True story. Many moons ago, I was working at a startup. A new CMO had been hired and he wasn’t really sure what to do with me yet. I wasn’t the model employee, championing the “let’s all get out of the office and each lunch for an hour and a half” cause, and generally uninterested in the mission of the company and false bravado of the CEO. The CMO, we’ll call him Brad, thought that if I built the brand for the company a little bit deeper, maybe I would take ownership over what the company was doing.
He sent me on a mission to execute a series of “branding” exercises he must have found on TheCheesiestAndMostPointlessBrandingExercises.com that had me identifying things like “if this brand were a car, what kind of car would it be? If it were a dog…” You get the point. It’s the same branding BS agencies use to try and bring upon the illusion of deep thought, when really it’s just billable hours and wasted time.
So what is well worth your time when figuring out your brand? Good question. Depending on your industry, it can vary. If you’re in fashion or food, you need to spend the extra cash on the luxurious design, sexy messaging, and build an identity that your target audience will resonate with. But for most companies, you really need to make decisions in the following areas:
- The Why, How, and What of how we conduct business
- How we communicate our offering to our hero (the customer) in 7 words or less
- The most valuable aspects about us and how they bring value
- Visual Identity
- Does our collateral match our brand promise?
- Do we have a cohesive style?
- Creative Campaigns
- What is the leading message we are expressing to our hero on how we can guide them differently than the competition?
- How do we walk our hero through what his or her success journey would look like with us?
As you’ll see, we have a series of exercises that help companies make the decisions laid out above. They are all a part of what we call “Brand Day,” the day where companies focus on how to build brand messaging and get on the path towards visual cohesiveness. The day also develops two sets of creative campaigns at different parts of the Customer Lifecyle.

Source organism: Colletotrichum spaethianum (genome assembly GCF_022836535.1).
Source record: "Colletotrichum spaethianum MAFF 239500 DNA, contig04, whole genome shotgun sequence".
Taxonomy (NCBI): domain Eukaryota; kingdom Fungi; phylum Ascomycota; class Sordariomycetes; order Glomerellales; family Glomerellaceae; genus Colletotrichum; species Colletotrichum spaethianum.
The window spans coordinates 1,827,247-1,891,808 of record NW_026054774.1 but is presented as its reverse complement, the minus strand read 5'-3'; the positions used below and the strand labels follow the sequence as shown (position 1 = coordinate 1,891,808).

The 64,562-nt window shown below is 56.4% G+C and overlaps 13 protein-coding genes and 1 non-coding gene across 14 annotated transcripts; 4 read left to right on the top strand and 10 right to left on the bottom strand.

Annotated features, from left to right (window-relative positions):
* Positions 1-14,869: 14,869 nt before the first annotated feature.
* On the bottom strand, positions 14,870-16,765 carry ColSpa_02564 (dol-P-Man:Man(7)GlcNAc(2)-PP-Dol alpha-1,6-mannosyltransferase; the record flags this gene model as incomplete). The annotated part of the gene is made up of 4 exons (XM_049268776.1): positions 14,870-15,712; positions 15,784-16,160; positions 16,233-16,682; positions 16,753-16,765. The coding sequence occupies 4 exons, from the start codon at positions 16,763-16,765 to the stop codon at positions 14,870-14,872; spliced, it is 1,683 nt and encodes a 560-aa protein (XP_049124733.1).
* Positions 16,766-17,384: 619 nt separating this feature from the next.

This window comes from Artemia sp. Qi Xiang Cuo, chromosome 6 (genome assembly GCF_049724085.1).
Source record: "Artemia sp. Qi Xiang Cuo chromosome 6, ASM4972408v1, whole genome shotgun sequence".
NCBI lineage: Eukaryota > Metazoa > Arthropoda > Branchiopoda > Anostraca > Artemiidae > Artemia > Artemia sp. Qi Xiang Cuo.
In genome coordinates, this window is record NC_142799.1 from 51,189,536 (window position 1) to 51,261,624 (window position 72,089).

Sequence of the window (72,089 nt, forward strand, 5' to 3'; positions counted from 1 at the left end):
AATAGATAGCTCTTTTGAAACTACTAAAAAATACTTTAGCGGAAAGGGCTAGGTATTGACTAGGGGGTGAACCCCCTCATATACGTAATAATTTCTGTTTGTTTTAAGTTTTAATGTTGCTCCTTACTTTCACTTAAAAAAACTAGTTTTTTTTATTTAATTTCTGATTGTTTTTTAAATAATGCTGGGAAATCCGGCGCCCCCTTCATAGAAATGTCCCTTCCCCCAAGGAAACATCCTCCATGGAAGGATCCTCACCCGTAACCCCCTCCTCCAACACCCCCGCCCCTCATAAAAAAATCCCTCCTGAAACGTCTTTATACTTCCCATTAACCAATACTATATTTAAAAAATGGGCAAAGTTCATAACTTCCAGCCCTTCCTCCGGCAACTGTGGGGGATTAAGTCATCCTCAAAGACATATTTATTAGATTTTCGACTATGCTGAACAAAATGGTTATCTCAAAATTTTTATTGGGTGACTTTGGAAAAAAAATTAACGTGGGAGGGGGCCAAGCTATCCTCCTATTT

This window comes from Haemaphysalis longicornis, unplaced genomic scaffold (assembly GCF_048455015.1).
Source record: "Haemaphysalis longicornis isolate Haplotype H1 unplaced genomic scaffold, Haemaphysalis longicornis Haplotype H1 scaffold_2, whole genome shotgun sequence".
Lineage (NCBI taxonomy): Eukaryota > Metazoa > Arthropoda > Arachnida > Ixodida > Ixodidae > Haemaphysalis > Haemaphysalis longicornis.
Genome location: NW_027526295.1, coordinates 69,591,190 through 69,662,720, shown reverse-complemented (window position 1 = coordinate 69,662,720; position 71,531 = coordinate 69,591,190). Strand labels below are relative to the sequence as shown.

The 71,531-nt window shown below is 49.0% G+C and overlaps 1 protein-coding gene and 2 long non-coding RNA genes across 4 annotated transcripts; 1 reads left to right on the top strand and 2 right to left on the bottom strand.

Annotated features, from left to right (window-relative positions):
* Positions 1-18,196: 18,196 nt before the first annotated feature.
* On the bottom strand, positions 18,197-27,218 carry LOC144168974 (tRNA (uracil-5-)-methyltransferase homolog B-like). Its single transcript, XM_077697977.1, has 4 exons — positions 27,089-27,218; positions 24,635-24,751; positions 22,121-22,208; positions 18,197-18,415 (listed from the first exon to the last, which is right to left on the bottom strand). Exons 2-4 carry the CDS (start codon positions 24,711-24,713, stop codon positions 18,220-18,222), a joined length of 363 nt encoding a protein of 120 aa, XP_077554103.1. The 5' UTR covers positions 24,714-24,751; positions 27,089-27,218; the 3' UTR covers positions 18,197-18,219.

We pack a lot into Brand Day, because we believe most branding hurdles can be solved in a day. But making the decisions for how the brand is going to communicate both through visuals and messages is the easy part. Implementing the newfound focus and getting every employee to understand why you do what you do and the three factors that make you unique, this is a greater challenge. That’s why on Brand Day we not only help companies decide on the factors above, but we also create a path to make integrating the new discoveries into the company vernacular a seamless process.
What Goes on During Brand Day
When I work with a company on their brand, one of the first things I say to them is “this is the easy part.” Essentially, we are brainstorming and building our version of Camelot for 8 hours. It’s easy to get swept away in ideas, creative collaboration, and possibilities. That’s why it’s always important to keep our work as pragmatic as possible.
The goal of Brand Day is to walk away with solidified brand messaging, a unified visual direction, and the foundation for our creative campaigns. We have simplified the process into four components that we knock out in just one day:
- Why-How-What Positioning Statement – The paragraph that sells our business